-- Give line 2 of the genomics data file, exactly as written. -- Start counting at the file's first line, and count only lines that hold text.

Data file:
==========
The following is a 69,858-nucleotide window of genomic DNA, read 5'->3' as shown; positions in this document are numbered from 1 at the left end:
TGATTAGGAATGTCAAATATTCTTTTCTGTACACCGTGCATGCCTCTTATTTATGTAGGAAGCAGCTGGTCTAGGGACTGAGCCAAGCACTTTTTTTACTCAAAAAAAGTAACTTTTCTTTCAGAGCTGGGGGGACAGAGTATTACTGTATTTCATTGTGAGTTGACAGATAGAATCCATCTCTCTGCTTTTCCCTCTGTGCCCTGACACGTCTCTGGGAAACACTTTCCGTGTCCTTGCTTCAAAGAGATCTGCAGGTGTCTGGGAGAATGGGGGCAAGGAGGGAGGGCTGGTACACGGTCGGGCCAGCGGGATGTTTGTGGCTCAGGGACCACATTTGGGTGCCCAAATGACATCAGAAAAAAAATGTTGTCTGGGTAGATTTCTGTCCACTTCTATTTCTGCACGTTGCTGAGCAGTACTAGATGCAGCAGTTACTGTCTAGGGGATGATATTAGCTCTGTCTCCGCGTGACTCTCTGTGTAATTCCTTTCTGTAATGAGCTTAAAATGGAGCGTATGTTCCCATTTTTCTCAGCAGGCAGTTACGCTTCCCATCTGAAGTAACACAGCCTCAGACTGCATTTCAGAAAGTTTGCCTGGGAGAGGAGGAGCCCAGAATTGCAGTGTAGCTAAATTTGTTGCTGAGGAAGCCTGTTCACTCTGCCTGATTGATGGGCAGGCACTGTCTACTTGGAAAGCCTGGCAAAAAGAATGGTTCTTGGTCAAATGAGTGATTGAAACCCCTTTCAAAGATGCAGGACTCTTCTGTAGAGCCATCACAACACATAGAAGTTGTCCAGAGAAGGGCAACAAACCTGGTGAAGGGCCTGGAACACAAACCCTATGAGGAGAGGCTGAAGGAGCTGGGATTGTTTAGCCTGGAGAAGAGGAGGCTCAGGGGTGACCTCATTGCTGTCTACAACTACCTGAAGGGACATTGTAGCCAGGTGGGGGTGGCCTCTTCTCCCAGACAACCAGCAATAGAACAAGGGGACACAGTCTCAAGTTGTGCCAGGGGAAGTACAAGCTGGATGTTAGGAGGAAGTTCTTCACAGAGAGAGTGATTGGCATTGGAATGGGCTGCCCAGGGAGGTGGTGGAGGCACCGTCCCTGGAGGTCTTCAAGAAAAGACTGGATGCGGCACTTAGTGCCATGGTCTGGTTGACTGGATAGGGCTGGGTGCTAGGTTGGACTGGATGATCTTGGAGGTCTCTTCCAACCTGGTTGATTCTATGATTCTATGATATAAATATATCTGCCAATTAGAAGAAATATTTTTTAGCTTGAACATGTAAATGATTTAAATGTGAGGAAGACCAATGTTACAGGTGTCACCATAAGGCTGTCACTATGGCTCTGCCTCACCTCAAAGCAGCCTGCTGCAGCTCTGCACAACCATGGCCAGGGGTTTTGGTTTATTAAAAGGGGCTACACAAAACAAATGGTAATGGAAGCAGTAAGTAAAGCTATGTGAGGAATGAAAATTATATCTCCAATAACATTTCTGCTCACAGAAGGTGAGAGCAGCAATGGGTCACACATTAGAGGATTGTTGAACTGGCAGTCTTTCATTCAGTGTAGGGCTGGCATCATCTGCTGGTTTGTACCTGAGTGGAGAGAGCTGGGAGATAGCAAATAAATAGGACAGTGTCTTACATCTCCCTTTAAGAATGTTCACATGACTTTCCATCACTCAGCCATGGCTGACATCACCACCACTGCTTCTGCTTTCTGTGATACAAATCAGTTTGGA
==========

TGATTAGGAATGTCAAATATTCTTTTCTGTACACCGTGCATGCCTCTTATTTATGTAGGAAGCAGCTGGTCTAGGGACTGAGCCAAGCACTTTTTTTACTCAAAAAAAGTAACTTTTCTTTCAGAGCTGGGGGGACAGAGTATTACTGTATTTCATTGTGAGTTGACAGATAGAATCCATCTCTCTGCTTTTCCCTCTGTGCCCTGACACGTCTCTGGGAAACACTTTCCGTGTCCTTGCTTCAAAGAGATCTGCAGGTGTCTGGGAGAATGGGGGCAAGGAGGGAGGGCTGGTACACGGTCGGGCCAGCGGGATGTTTGTGGCTCAGGGACCACATTTGGGTGCCCAAATGACATCAGAAAAAAAATGTTGTCTGGGTAGATTTCTGTCCACTTCTATTTCTGCACGTTGCTGAGCAGTACTAGATGCAGCAGTTACTGTCTAGGGGATGATATTAGCTCTGTCTCCGCGTGACTCTCTGTGTAATTCCTTTCTGTAATGAGCTTAAAATGGAGCGTATGTTCCCATTTTTCTCAGCAGGCAGTTACGCTTCCCATCTGAAGTAACACAGCCTCAGACTGCATTTCAGAAAGTTTGCCTGGGAGAGGAGGAGCCCAGAATTGCAGTGTAGCTAAATTTGTTGCTGAGGAAGCCTGTTCACTCTGCCTGATTGATGGGCAGGCACTGTCTACTTGGAAAGCCTGGCAAAAAGAATGGTTCTTGGTCAAATGAGTGATTGAAACCCCTTTCAAAGATGCAGGACTCTTCTGTAGAGCCATCACAACACATAGAAGTTGTCCAGAGAAGGGCAACAAACCTGGTGAAGGGCCTGGAACACAAACCCTATGAGGAGAGGCTGAAGGAGCTGGGATTGTTTAGCCTGGAGAAGAGGAGGCTCAGGGGTGACCTCATTGCTGTCTACAACTACCTGAAGGGACATTGTAGCCAGGTGGGGGTGGCCTCTTCTCCCAGACAACCAGCAATAGAACAAGGGGACACAGTCTCAAGTTGTGCCAGGGGAAGTACAAGCTGGATGTTAGGAGGAAGTTCTTCACAGAGAGAGTGATTGGCATTGGAATGGGCTGCCCAGGGAGGTGGTGGAGGCACCGTCCCTGGAGGTCTTCAAGAAAAGACTGGATGCGGCACTTAGTGCCATGGTCTGGTTGACTGGATAGGGCTGGGTGCTAGGTTGGACTGGATGATCTTGGAGGTCTCTTCCAACCTGGTTGATTCTATGATTCTATGATATAAATATATCTGCCAATTAGAAGAAATATTTTTTAGCTTGAACATGTAAATGATTTAAATGTGAGGAAGACCAATGTTACAGGTGTCACCATAAGGCTGTCACTATGGCTCTGCCTCACCTCAAAGCAGCCTGCTGCAGCTCTGCACAACCATGGCCAGGGGTTTTGGTTTATTAAAAGGGGCTACACAAAACAAATGGTAATGGAAGCAGTAAGTAAAGCTATGTGAGGAATGAAAATTATATCTCCAATAACATTTCTGCTCACAGAAGGTGAGAGCAGCAATGGGTCACACATTAGAGGATTGTTGAACTGGCAGTCTTTCATTCAGTGTAGGGCTGGCATCATCTGCTGGTTTGTACCTGAGTGGAGAGAGCTGGGAGATAGCAAATAAATAGGACAGTGTCTTACATCTCCCTTTAAGAATGTTCACATGACTTTCCATCACTCAGCCATGGCTGACATCACCACCACTGCTTCTGCTTTCTGTGATACAAATCAGTTTGGA